Why Socialists Should be Libertarians

Four years ago I considered myself a socialist. I voted for Bernie Sanders and supported policies that would raise the minimum wage, make college and healthcare free, and more. Today I am convinced that these well-intentioned policies have a variety of negative unintended consequences (see Thomas Sowell’s Basic Economics) and that capitalism is generally better able to address the problems these policies are meant to address, as I’ve argued here. Capitalist solutions also have the benefit of being non-coercive, the value of which I’ve elaborated on here. In addition to these other factors, libertarianism is also superior to socialism in that it is pluralistic: socialists are free to construct socialist institutions within a libertarian society, while the reverse is not true.

Socialism is not inherently immoral in the sense of being a system in which people share means of production. Roommates and families share cooking appliances, furniture, plumbing and other means of production, and it is possible for this to be of benefit to all involved. Socialist systems are only immoral to the extent that they are enforced through violence, as is the case under socialist political systems which manage or redistribute the means of production according to democratic or dictatorial decree. A socialist political system would entail something akin to the expropriation of property deemed to be means of production, a policy necessarily containing ambiguities and immoral consequences. Whether or not personal computers used by writers to produce books or articles, or a personal food garden are means of production to be expropriated is unclear. Whoever the authority making these decisions would be would subject many others to the consequences of their fallible judgments. Even if many offered their possessions up willingly, there would undoubtedly be some who would prefer to keep them, and these cases would require violence or the threat of it.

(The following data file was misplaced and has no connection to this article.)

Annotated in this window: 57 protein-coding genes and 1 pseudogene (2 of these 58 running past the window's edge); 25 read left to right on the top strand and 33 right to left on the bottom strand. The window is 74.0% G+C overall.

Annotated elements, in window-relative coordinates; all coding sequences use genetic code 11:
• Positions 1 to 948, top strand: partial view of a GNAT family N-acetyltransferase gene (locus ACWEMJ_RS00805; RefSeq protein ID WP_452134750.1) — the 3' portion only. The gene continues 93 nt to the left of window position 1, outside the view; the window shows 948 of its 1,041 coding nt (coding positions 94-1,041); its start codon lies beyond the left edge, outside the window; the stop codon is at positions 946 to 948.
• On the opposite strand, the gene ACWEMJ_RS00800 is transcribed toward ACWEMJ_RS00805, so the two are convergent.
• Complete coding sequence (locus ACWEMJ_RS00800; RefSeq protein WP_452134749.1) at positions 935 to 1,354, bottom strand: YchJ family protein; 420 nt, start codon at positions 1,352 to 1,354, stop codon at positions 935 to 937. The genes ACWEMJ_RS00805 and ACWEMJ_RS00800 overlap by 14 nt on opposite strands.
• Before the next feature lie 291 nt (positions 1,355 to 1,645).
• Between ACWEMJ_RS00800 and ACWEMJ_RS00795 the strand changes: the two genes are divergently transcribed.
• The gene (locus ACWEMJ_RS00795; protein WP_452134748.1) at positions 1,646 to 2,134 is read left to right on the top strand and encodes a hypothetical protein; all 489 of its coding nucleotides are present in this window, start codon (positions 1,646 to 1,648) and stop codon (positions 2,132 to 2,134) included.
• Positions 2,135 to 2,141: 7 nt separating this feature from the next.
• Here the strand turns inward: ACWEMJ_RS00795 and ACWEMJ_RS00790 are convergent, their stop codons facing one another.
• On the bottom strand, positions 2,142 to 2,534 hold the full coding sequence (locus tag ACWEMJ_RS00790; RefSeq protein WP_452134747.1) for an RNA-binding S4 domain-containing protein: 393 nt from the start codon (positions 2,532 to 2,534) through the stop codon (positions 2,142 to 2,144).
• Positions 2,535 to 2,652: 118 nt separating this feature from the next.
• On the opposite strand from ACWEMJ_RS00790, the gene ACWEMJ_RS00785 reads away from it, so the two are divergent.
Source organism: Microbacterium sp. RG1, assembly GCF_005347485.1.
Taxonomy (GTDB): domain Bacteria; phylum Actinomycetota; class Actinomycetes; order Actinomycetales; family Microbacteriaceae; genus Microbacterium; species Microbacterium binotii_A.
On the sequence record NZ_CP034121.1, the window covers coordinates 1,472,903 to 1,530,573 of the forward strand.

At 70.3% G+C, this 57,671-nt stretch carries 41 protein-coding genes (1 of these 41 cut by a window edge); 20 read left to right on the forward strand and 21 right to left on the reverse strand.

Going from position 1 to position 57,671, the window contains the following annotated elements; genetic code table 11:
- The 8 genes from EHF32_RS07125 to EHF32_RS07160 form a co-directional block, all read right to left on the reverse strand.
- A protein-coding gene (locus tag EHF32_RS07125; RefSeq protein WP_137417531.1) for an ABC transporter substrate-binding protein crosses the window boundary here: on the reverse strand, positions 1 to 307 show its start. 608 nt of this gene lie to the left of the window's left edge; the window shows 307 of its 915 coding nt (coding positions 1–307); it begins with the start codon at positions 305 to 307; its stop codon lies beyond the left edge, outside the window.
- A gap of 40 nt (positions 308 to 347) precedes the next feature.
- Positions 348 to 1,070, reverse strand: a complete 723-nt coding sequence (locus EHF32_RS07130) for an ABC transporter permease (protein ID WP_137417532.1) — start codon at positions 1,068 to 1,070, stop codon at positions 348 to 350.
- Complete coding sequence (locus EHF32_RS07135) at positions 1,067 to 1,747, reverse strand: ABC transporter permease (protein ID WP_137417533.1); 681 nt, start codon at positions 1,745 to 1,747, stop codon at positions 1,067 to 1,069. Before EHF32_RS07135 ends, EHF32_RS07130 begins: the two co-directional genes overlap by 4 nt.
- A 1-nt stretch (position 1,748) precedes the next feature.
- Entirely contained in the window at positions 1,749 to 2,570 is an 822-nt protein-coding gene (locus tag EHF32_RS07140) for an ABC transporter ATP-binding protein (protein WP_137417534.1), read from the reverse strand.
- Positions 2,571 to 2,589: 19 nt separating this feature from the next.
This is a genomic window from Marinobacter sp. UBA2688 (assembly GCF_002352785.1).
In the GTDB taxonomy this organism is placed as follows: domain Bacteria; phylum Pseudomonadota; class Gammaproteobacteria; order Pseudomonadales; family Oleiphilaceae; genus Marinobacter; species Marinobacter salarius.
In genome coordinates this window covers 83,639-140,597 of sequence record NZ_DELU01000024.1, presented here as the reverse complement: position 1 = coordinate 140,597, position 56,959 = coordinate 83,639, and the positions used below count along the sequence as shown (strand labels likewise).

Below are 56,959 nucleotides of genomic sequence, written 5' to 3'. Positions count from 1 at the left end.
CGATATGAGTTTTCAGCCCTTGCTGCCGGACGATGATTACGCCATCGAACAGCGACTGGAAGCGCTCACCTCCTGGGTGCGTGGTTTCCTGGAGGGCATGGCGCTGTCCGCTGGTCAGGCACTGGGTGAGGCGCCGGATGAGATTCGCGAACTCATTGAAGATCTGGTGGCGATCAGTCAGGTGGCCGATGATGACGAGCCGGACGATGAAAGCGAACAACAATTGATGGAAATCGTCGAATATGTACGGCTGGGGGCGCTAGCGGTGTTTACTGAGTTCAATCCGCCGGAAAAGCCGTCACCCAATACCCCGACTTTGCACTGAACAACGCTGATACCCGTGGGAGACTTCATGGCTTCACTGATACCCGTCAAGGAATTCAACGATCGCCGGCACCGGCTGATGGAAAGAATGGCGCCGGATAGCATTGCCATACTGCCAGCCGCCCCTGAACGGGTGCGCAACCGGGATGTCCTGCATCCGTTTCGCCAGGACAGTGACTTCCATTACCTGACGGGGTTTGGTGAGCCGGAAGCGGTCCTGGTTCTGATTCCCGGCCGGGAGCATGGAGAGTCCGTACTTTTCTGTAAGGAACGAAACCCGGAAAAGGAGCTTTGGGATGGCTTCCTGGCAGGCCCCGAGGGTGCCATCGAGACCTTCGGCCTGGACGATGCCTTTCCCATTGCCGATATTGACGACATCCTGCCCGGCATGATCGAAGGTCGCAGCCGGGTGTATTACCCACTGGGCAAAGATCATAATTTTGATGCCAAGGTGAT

So, the only moral forms of socialism are those in which people can voluntarily participate. Businesses that are employee-owned and -run are of course fair game and nothing in a capitalist system prevents their creation. Any group of people are free to create a business, create or purchase means of production, and operate cooperatively. What does contradict libertarianism is the idea that the means of production should only be managed democratically or centrally, as would be true in the case where a coercive government plays a part in managing them.